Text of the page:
- Pull efforts are when you engage and build relationships outside the organization, join communities and give people reasons to voluntarily draw your organization into their personal experiences. You’re not interrupting them, you’re not controlling the message or the channel. People are getting to know you, liking what they see and opting in to getting to know you and your organization better.
“Push” efforts are controlling and controlled, time and resource-intensive and yield low returns (direct mailings that get a 2% response rate are considered successful). “Pull” efforts are open and inviting and yield much better and longer-term donors because these efforts allow prospects to self-identify.
Key to the whole idea of Pull activities is that you want to find prospective donors who share your values as an organization and believe in the change you are trying to create. So many nonprofit organizations think that they need to mass market their organization. To the contrary, your message will not resonate with the general public. You need to find prospects whose values intersect with a community need that your organization is uniquely positioned (because of your core competencies) to solve, like this:
Pull marketing makes your job easier because you no longer have to look for a needle in a haystack, but rather you simply must be yourself, demonstrate your values and your work and join communities where like-minded people hang out. Introduce yourself and start building relationships. Social media is a fabulous and inexpensive tool for doing just this. And Beth Kanter and Allison Fine’s book The Networked Nonprofit is an excellent primer on how nonprofits can and should completely rethink how they operate in the community.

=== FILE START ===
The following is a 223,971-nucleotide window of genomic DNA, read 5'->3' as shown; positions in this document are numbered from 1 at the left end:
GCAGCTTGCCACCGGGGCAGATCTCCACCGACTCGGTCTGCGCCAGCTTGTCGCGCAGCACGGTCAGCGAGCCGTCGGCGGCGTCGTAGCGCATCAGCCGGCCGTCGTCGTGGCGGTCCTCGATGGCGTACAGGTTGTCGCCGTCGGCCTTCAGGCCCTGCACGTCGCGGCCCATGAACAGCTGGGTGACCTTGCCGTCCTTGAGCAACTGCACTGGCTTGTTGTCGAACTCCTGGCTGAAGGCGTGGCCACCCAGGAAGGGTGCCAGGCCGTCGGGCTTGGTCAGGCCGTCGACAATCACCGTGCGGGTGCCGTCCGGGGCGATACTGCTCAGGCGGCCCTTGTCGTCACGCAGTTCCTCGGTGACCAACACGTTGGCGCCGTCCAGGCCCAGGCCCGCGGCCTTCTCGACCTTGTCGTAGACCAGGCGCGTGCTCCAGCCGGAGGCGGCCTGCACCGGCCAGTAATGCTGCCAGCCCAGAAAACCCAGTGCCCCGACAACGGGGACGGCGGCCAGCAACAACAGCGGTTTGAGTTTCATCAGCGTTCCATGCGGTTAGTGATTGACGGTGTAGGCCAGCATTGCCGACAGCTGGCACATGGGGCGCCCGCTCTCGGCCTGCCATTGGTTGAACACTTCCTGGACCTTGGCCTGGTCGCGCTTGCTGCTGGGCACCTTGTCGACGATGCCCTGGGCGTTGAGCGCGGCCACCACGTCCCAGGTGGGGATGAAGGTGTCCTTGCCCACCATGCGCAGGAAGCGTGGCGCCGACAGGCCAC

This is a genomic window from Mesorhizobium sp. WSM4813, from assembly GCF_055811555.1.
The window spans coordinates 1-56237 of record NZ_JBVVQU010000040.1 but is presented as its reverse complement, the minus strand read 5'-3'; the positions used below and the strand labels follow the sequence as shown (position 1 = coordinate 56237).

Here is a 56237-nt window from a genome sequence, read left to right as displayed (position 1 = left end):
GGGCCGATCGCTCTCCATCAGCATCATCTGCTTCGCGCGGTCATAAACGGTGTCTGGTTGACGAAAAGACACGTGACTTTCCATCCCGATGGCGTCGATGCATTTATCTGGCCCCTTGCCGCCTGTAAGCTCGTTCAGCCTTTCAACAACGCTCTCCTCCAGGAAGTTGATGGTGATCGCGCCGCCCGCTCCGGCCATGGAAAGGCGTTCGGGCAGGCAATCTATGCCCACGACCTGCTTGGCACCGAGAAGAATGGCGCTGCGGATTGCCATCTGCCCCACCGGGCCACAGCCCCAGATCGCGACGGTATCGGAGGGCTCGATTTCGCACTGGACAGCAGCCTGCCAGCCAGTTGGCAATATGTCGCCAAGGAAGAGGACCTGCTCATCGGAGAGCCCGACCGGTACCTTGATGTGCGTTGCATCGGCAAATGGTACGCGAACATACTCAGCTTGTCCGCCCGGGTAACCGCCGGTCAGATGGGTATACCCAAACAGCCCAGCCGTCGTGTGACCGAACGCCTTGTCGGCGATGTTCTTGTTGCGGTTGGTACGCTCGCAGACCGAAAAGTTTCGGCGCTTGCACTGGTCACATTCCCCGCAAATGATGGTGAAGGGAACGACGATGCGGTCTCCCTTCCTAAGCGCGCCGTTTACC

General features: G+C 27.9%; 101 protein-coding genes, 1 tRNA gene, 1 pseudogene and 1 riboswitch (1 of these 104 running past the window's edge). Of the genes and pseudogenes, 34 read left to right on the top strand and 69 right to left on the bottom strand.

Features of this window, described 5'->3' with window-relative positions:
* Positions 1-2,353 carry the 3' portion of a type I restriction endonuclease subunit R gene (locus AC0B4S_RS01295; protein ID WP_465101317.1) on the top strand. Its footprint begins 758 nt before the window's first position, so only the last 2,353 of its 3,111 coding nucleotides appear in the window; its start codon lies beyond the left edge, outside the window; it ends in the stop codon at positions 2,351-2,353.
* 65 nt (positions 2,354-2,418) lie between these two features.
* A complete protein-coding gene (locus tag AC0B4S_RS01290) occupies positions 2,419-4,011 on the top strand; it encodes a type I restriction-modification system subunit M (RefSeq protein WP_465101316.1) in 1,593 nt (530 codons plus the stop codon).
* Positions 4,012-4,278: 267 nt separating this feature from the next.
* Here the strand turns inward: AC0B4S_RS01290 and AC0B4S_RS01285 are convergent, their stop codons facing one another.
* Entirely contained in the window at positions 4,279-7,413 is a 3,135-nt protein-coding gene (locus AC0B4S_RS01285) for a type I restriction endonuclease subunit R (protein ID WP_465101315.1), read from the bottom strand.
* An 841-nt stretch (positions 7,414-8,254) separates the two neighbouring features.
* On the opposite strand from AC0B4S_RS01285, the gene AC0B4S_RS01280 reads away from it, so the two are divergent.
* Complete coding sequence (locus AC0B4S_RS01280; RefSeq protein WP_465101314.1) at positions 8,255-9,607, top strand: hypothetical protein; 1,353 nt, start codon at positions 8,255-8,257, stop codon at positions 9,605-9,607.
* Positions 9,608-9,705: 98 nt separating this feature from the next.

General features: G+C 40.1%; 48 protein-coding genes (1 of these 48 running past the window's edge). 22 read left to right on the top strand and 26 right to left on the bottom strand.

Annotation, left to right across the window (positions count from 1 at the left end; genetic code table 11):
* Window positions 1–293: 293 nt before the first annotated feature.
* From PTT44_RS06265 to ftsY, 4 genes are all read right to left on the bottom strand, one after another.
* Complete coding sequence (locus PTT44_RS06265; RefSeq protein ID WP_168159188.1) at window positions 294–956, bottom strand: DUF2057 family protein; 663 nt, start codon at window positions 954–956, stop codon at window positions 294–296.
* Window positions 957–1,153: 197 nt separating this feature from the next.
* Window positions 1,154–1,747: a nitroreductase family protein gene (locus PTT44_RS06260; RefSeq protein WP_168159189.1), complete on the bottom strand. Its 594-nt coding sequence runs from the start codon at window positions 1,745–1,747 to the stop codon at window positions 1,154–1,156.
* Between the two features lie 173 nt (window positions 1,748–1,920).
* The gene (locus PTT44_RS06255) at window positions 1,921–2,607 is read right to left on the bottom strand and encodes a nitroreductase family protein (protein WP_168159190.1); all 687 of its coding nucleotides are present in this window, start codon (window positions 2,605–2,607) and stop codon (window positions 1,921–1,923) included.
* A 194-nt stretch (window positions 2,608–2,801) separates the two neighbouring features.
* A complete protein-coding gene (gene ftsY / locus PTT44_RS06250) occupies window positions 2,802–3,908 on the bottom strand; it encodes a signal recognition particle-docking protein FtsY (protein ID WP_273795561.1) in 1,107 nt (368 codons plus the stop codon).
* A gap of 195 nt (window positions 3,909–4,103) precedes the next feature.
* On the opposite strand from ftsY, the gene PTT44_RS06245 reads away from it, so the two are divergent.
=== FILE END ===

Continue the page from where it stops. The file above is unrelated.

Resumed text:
So how does Pull vs Push marketing look in a nonprofit’s annual revenue plan:
- Instead of pushing your fundraising appeals out to mass audiences through direct mail campaigns sent to people who have never demonstrated an interest in your nonprofit, start a blog that engages people who share an interest in your work to read, comment and become part of a community engaged in social change.
- Instead of sending out invitations for a big gala to a bunch of people who are more interested in the food and entertainment than your work, start holding smaller, more intimate, mission-focused occasions for current supporters to bring friends to learn about the organization, volunteer and get involved.